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Q & A with Tegan Wren 


I am so excited to share a Q & A with my friend, fellow author and fellow warrior Tegan Wren, author of Inconceivable! I was honored to receive an advance copy of Inconceivable! Even though I spend most of my reading time on nonfiction, memoir and therapy books, I gladly admit I could not put down this romantic novel with a heartbreakingly real infertility twist! I truly relished every word and stayed up late too many nights devouring the book.

QUESTION: Inconceivable! seems to be the great combination of romance novel with a bit of education on infertility. What was it about the novel or even romance novel that pulled you in this direction? And why include the infertility struggle in it?

ANSWER: I love to read novels because I think fictional stories are powerful tools for revealing truths. It’s my hope that my novel will illuminate truths about the infertility struggle that those of us who live it have experienced. Through those truths, I want to raise awareness of infertility and increase compassion for people who experience it. As far as writing a romance…Most infertility stories unfold within the context of a romantic relationship. For me and my husband, it felt like infertility interrupted our “happily ever after.” I think it’s like that for a lot of couples. So, I wanted to have the reader invest in a couple’s romantic relationship first before bringing in the infertility storyline. That’s how it happens in real life: you’re going along just fine with your significant other and then BOOM! You can’t achieve this one thing that you both want so much, the thing that society says is the tangible proof that your relationship is valuable. You feel like such a failure. It’s a deeply personal and painful medical challenge.

QUESTION: What phrase in the book are you most proud of?

ANSWER: This is a passage about Winter’s Feast, a holiday that’s celebrated in my book’s fictional country. I wrote it to have a double meaning; it describes the hope you hold in your heart when you go through infertility.  “In the scarcity of winter, may we celebrate our bounty. Winter’s Feast reminds us even though the land looks barren, the potential for life sleeps just below the surface.”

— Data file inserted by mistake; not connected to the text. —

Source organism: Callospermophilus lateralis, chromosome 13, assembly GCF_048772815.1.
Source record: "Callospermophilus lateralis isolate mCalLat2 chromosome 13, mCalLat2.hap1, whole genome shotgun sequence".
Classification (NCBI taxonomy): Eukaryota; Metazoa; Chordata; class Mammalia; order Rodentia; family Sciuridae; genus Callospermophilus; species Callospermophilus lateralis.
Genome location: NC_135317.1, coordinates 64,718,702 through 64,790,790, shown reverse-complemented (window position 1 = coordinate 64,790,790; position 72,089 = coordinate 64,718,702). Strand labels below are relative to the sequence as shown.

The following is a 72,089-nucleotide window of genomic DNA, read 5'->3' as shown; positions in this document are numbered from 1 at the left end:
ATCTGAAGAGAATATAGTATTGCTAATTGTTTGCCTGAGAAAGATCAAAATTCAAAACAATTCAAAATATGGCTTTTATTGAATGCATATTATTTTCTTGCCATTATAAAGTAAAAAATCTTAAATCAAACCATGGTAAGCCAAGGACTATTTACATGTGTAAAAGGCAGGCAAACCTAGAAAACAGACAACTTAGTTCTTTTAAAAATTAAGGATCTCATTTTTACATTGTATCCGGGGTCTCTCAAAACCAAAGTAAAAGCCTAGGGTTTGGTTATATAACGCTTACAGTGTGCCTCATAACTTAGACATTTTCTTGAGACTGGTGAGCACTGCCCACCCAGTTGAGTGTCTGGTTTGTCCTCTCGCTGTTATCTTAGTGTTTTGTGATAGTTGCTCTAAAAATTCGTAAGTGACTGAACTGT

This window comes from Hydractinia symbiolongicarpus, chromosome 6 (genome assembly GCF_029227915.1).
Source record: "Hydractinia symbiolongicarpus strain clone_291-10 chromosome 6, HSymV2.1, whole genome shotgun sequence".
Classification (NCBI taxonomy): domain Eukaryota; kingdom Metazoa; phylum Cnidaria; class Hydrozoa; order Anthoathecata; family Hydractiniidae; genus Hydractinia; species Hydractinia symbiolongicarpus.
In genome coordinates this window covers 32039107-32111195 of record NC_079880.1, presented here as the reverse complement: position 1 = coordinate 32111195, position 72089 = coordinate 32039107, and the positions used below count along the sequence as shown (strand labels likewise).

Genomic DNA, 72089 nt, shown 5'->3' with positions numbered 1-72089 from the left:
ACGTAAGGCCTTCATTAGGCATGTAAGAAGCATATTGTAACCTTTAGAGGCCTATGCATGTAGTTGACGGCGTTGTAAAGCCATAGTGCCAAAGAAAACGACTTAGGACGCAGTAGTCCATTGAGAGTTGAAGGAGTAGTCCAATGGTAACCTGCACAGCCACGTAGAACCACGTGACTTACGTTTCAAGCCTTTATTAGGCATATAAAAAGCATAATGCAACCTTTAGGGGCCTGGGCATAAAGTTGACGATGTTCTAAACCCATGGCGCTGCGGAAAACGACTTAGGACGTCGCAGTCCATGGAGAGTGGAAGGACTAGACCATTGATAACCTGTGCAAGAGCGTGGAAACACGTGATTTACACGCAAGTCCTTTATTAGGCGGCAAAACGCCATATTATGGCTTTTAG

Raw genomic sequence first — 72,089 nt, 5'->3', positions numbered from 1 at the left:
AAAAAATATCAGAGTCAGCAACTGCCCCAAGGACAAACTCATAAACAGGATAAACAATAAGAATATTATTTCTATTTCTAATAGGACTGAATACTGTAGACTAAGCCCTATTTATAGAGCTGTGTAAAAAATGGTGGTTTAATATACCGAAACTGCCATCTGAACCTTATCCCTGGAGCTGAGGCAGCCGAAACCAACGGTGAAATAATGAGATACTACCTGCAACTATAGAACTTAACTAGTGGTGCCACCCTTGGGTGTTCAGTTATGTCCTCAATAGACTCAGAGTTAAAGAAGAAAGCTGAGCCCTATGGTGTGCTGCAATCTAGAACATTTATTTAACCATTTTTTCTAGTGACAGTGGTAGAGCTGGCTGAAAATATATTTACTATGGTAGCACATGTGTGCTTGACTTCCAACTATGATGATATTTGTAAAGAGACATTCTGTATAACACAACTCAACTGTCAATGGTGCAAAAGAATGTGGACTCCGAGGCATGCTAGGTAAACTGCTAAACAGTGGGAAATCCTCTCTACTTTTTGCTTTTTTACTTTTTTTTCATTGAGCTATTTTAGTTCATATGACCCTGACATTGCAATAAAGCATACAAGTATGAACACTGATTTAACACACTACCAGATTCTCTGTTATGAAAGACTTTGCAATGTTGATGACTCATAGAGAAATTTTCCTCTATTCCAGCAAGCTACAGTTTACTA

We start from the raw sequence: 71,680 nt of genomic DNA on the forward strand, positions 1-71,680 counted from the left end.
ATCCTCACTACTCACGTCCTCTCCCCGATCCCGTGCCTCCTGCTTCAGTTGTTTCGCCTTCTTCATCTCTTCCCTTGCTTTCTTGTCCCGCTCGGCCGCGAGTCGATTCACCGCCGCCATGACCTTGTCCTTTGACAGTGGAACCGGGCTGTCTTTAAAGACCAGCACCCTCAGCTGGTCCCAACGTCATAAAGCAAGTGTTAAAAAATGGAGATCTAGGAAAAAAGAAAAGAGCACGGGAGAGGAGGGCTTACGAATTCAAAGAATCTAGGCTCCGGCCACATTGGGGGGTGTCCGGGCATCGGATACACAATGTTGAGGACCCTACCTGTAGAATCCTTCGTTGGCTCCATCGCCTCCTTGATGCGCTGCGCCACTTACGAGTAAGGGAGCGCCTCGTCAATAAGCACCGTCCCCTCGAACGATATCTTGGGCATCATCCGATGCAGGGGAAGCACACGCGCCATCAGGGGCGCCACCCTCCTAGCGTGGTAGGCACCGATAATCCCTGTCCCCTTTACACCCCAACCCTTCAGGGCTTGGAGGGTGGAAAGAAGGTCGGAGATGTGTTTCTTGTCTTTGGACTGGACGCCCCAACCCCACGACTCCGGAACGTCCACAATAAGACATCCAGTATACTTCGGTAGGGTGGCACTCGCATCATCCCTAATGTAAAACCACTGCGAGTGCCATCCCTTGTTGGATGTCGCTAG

QUESTION: Did you write in the order it ended up being published in?

ANSWER: No…This was my first novel, so I wrote several scenes out of order. In fact, the very scene I wrote is what became John’s Epilogue. It’s funny to think I wrote the ending first, but it was kind of neat because I always knew how my characters were going to end their story. Then, the challenge was choosing the beginning and filling in all the details for a complete and satisfying story.

QUESTION: Was there a section you struggled the most with to write?

ANSWER: I really struggled with a scene in which the main character grapples with loss. (I don’t want to give any spoilers, so I’ll just keep it kind of vague.) It was challenging to strike the right balance between dramatizing it and being too over-the-top in how I described her reaction. In the end, I was able to craft a scene that hits the right chord with the help of my amazing editor from Curiosity Quills Press. She also experienced infertility, and brought some excellent insights and recommendations to this particular scene. We really bonded over the process of editing my book.

QUESTION: How did you start and finish writing the book? What are your favorite writing tools?

ANSWER: I thought a lot about the story itself and my characters before I ever started writing. So, it began with plenty of brainstorming. There’s no way to finish a book except to be disciplined enough to do it. You have to remember the first draft won’t be perfect. But until you finish the first draft, you can’t really revise, edit, and clean up your story. As for my favorite writing tools…I always write using my laptop. I love to have a coffee on hand. A thesaurus is a must. I use an online thesaurus to avoid too much repetition in word choice.